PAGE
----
Senator Darrell Issa, Chairman of the Government Oversight Committee, through a bi-partisan effort, is introducing a Bill in Congress that will reform how the Federal government manages IT infrastructure, and in particular, how it takes advantage of Open Source software.
The introduction to the Bill:
The federal government currently spends $81 billion each year on information technology, yet its use and deployment of IT is full of duplication and failure. At a time when we are facing record deficits and our national debt has exceeded GDP, it has never been more important for government IT acquisition to maximize the American taxpayer’s return on investment, reduce operational risk and provide value to citizens. Yet, because of the antiquated way the government defines its requirements and acquires IT, we are wasting billions of taxpayer dollars each year on failed programs.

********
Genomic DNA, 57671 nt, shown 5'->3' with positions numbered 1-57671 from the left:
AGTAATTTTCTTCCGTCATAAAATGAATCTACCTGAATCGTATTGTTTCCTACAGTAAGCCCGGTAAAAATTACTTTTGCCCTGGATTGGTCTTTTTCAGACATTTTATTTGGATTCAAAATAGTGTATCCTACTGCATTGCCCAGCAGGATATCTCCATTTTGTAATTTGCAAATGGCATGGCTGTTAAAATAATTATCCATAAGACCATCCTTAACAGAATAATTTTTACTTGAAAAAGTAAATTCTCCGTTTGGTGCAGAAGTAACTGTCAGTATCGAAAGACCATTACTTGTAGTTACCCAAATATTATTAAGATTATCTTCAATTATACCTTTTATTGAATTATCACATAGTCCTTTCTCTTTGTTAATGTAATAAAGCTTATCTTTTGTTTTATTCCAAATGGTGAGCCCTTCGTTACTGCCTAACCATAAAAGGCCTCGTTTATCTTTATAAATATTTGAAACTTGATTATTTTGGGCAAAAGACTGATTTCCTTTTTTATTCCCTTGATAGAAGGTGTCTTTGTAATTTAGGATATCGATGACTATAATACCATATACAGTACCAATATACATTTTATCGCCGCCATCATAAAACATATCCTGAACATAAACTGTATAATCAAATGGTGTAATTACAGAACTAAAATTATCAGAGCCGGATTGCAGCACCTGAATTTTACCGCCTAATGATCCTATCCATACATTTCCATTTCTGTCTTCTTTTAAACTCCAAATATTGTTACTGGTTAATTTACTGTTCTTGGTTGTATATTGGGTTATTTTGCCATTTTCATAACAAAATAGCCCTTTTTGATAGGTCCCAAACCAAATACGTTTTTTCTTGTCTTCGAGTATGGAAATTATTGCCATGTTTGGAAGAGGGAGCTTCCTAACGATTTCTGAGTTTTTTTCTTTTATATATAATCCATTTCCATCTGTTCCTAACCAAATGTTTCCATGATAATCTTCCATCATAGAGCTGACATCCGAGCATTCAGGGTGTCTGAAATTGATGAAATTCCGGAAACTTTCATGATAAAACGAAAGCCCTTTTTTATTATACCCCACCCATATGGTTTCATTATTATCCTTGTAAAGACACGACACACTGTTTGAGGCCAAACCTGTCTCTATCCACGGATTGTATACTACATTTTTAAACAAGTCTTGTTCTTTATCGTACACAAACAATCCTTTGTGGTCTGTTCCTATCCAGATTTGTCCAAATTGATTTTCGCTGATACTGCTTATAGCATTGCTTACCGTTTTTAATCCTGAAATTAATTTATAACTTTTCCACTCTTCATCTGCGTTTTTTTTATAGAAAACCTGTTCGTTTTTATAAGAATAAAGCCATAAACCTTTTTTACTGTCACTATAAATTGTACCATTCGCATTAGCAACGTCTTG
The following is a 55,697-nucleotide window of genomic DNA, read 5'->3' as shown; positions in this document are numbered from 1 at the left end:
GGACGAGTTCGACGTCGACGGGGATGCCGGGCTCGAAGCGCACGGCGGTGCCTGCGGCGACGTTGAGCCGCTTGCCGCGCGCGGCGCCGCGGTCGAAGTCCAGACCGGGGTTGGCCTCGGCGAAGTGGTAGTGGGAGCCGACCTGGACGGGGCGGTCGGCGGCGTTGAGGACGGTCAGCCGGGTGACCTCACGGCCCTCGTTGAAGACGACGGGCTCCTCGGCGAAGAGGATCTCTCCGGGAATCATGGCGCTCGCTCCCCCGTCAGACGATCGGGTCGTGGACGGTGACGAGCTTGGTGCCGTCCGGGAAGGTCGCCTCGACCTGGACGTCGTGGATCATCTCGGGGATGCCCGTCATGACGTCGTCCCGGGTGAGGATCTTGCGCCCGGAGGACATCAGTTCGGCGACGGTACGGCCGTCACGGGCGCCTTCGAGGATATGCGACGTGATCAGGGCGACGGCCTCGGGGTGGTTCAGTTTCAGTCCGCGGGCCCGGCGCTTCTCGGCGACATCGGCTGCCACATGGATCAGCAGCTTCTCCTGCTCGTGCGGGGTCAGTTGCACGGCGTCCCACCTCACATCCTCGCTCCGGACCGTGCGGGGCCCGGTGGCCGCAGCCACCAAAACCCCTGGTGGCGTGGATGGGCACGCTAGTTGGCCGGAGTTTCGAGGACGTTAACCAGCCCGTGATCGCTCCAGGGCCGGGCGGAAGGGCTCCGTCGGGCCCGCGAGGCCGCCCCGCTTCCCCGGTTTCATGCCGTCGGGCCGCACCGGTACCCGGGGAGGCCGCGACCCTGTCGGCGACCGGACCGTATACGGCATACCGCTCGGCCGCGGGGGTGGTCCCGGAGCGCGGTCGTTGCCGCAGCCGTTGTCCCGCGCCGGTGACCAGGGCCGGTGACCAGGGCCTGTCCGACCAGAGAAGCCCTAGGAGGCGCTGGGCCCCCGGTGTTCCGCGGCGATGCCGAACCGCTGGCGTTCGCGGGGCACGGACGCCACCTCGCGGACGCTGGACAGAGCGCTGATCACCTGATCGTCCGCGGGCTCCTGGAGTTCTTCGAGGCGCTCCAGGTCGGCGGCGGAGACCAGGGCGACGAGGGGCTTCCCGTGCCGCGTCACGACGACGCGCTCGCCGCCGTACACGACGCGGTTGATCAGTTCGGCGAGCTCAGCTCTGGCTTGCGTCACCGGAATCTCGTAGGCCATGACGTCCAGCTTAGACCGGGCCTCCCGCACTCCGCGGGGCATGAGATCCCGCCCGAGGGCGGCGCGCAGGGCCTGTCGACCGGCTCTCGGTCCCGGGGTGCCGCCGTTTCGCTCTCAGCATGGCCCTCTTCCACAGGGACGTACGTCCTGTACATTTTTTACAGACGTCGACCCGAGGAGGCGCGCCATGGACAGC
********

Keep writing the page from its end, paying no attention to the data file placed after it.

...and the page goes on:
The Draft of the Bill is here in PDF format.
Let’s highlight some interesting passages:
In page 46:
SEC. 405. PROMOTION OF GOVERNMENT-WIDE SUPPORT
FOR THE USE AND DEVELOPMENT OF OPEN SOURCE SOFTWARE.
(a) PURPOSE.—The purpose of this section is to promote the use and collaborative development of open source software within the Federal government.
It is great to see in the section below, that the Federal Government will not simply be “consuming” Open Source software, or seeing Open Source software as a “Product” to be acquired, but actually engaging in “Collaborative Development”. This reveals a new and enlightened understanding of the operational principles of Open Source and its value:
(c) GUIDANCE.—Not later than 180 days after the date of the enactment of this Act, the Director, in consultation with the Chief Information Officers Council shall issue guidance for the use and collaborative development of open source software within the Federal government.
In the specific topic of clarifying the rules for acquisition of software by the Federal government the Bill draft says